So I’ve seen the code of an R package where a two dimensional optimisation (actually MLE, finding the minimum of the negative log likelihood) is performed with the optim function and also two optimise functions to find the initial values for that optim function. That is, let $F(x,y)$ be the function whose min to be sought, first fixed $y=y_0$ (some constant) and find $x$ with optimise. Then $x$ is fixed at this optimised value and find $y$ with optimise. If, on the top of these two optimise along the $x$ and $y$ axis, can the initial values of optim be further improved by optimising along, say, diagonally with the use of directional derivative?

  • $\begingroup$ It depends on the context and assumptions. Your description sounds like repeated conditioning on variables, which is used in certain MLE settings. It would be justified when the problem is strictly locally convex. In that case, there's no possible improvement to be made by searching in any other directions, because the package's method will wind up at a local minimum (which will be global when the problem is globally convex). It is easy to construct non-convex optimization problems where searching along coordinate directions does not yield local minima. $\endgroup$ – whuber Mar 16 '19 at 16:45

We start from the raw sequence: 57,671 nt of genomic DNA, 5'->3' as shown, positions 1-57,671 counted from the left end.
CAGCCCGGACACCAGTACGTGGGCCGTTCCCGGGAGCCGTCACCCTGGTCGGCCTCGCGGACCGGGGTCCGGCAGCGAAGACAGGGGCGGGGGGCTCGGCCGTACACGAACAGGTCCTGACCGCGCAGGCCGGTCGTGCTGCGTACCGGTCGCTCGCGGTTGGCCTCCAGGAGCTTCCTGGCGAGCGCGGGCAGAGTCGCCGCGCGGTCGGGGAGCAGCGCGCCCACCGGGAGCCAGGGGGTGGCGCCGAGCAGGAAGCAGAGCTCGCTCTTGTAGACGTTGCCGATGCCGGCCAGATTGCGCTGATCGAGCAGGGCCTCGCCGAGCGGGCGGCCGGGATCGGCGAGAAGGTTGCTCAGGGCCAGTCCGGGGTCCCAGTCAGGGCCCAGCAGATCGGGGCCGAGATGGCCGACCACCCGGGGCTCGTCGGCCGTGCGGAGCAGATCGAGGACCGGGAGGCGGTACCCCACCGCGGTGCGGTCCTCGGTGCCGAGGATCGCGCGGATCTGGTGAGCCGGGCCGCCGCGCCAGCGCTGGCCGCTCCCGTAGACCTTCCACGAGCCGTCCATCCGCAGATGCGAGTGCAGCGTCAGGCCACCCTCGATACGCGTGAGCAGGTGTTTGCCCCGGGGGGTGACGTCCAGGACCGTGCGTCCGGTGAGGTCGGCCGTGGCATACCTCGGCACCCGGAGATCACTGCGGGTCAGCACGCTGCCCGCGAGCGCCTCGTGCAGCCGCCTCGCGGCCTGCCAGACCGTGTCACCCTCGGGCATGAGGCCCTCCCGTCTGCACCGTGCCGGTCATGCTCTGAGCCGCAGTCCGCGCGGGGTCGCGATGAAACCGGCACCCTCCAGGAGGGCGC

Yes, steepest gradient descent is a popular method that improve its solution by moving along the steepest descent direction.

Also, you can for instance be creative and let it move along other directions and solve a small optimization problem locally. However, unless the direction that you pick has an advantage (For example, some eigenvector direction or conjugate graidient direction), I don't see the benefits of picking a random direction.

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